Lights Out



When did we start to confuse jump scares, the equivalent of someone pouncing at you and yelling boo, with real horror? When did we segue from true bone chilling, ‘stuff that haunts you for years’ horror to these bland homogenised horror-by-numbers productions? When did horror stop being the boundary crossing, censor-baiting, unexpected risk-taking genre it’s always been, and become this? 

Horror at its best, takes you places you aren’t sure you even wanna go, shows you things you know will stay with you and gives you the FULL gamut of emotions not just a temporary clang of discordant music accompanying a sudden appearance on the screen. Think of Rosemary’s Baby, The Exorcist, Texas Chainsaw, Last House on the Left, The Mist, Carrie – horror that subversively tells you a deeper, more crushing and important story beneath the horror layer on top. And the horror itself is vicious or angry or filled with dread, the kind of stuff taken from our collective subconscious, the things we are REALLY afraid of. Nightmares.

Movies like those are now like hens teeth, things of the almost-past; and the insipid and impotent ‘horrors’ that have replaced them just make me sad.

‘Lights out’ is the latest horror to hit the big screen. It stars Theresa Palmer and Maria Bello and thus continues the new tradition of populating this generations horror movies with name actors.

It is also the feature film directorial debut of David F Sandburg, but is produced by James Wan, a name that is now (along with Blumhouse productions) starting to give me a lot of pre-movie trepidation – they seem to enjoy wallowing in the mediocre, just the bare minimum required to fit into the genre. They are not interested in expanding or even celebrating the horror genre, just making money from it.


It is the story of Sophie (Bello) whose mental illness has allowed a ghost from her past to infiltrate the present. This ghost (called Diana) can only exist in the dark, and is now intent on pursuing all those whom Sophie loves in order to have her to itself. On the chopping block are Sophie’s daughter Rebecca (Palmer) and son Martin (a mostly believable Gabriel Bateman). Along for the ride is commitment-hungry boyfriend of Rebecca’s, Brett (played by Alexander DiPersia)

This is based on the excellent and chilling short film of the same name (same director – check it out on YouTube). Is there enough there for a feature film? No there isn’t, and so we will expand it with exposition and over-egg the pudding.


First, the positives – the acting is uniformly good with Palmer giving an actually exceptional performance here, you buy her every emotion.

Some sequences were more effective than others and if you’ve seen the trailer you’ve already seen them but basically the tattoo sign red light scene and the opening mannequins/lights failing scene.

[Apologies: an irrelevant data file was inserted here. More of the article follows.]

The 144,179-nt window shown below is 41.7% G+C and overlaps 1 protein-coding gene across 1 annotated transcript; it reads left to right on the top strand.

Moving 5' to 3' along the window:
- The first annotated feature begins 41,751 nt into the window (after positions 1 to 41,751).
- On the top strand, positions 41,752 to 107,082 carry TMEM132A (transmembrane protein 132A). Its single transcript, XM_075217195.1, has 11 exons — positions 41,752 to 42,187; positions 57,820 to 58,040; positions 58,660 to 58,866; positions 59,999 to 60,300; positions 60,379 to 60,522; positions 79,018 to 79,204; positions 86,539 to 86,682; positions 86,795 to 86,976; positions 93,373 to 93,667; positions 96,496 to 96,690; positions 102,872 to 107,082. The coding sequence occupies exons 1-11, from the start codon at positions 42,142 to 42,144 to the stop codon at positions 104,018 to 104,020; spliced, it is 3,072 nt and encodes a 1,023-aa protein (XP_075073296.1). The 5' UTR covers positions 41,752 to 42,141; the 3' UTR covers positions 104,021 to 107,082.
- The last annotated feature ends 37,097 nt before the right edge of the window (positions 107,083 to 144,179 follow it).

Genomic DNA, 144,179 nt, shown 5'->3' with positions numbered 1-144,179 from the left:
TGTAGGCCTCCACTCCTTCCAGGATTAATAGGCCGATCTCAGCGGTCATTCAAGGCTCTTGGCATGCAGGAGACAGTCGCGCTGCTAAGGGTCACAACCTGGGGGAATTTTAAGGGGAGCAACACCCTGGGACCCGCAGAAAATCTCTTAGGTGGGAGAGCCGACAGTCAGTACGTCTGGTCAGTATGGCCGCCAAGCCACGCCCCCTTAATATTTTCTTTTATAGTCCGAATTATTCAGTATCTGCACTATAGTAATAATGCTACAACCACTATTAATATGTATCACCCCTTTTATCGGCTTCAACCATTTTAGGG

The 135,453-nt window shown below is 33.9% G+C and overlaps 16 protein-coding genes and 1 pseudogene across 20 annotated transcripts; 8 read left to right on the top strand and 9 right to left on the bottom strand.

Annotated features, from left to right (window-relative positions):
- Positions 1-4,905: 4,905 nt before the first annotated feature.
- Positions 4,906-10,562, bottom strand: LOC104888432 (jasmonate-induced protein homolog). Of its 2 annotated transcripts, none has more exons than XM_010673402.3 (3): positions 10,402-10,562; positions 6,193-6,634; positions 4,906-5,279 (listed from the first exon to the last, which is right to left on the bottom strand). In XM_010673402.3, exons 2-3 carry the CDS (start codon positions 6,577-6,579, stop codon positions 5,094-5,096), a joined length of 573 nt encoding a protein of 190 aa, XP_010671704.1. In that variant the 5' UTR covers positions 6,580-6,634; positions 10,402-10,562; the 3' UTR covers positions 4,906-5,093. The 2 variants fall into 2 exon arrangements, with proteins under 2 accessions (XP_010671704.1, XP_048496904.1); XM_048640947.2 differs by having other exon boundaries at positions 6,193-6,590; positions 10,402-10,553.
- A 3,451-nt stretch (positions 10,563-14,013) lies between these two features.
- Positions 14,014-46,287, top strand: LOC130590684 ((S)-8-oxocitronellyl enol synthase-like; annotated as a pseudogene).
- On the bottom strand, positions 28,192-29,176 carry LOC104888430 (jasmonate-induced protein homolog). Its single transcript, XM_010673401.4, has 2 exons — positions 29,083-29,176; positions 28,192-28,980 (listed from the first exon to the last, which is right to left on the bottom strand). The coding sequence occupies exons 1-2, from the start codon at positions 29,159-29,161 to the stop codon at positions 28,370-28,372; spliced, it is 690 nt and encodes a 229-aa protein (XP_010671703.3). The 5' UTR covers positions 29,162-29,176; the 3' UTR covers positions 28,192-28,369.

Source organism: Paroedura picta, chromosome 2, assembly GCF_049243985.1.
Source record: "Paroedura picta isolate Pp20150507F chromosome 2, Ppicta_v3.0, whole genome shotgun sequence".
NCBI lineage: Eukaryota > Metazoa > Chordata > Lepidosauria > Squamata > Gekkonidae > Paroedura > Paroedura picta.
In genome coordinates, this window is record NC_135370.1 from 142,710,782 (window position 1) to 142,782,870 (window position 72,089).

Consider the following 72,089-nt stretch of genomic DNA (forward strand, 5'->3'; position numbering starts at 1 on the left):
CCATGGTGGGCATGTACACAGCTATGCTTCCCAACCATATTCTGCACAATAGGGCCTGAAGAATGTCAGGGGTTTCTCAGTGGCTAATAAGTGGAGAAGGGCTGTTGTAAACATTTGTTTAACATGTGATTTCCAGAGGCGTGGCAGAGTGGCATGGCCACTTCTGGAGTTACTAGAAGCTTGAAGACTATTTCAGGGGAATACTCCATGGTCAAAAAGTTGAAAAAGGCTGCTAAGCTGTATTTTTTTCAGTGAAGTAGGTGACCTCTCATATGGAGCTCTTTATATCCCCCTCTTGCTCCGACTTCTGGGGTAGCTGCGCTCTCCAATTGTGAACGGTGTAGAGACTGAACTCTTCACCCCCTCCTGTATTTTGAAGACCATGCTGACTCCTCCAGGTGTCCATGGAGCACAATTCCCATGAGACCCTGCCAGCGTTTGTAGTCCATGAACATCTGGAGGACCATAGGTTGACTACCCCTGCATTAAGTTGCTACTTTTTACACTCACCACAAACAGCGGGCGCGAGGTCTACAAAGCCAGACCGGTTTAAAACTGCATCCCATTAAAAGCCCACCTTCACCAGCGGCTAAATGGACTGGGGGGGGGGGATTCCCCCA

Diana crouched in the dark has a nice ominous feeling to it that was effective.

The ending was actually quite brave and I’m glad they went there though the abrupt sudden credits just after that scene and its wrap-up were a little jarring.

There were an unfortunate number of negatives that must be mentioned however. The backstory was muddy and frankly unbelievable; the convenient ‘evidence’ Rebecca finds so easily, including the tape recording set at just the right point and the drawing dangling tantalizingly from a bottom drawer couldn’t have been more clunky if they’d tried; the fact that they chose to give Diana’s child voice on the recording a demonic guttural sound was a serious miss-step, I mean c’mon! The jump scares were telegraphed from a mile away and the melodrama of who’s going to be looking after Martin was pretty day-time soapy. The dinner table scene where they discuss how to deal with the ghost (Brett just accepting all this like he’s being spoonfed baby food even though he hasn’t even seen anything at this point) is beyond absurd with the mother declaring “you don’t turn your back on a friend”, meanwhile Diana is trying to kill her kids – just stupid. Having said that, there are not nearly enough deaths here, the body count kept very very low which detracts from any feeling of danger the director is trying to generate.

I’m also not entirely sure I embrace what it says about mental health. Lights Out basically demonises people with mental health problems with even Sophie’s own children referring to her as ‘crazy’ on numerous occasions which is offensive and wrong. This film does weigh in on mental health and that is not a responsibility that the film-makers have taken very seriously here.

And don’t even get me started on that holier-than-thou boyfriend who’s just there to love and support and be general dogsbody for his girlfriend while looking gorgeous with his tousled hair and leather jacket but just the right amount of nerd in his rainbow striped socks – it’s ridiculous – men like him do not exist, period. I believe in a demon luring in the dark more than I believe in that particular figment of the film-makers imagination.

But the biggest problem once again is that old familiar one of horrors these days – ITS NOT SCARY!

Its easy to make people jump, its easy to play on familiar tropes and churn it out for the PG crowd to go along to and get cheap thrills from the jolts and say they’ve seen a horror but they are playing you people!

Things need to change for horror and quick because it seems the more accepted by mainstream it becomes, the less like horror it is; and we are losing what makes it so good.


Such a shame..




One thought on “Lights Out

  1. Pingback: Annabelle: Creation | theresalwaysacat

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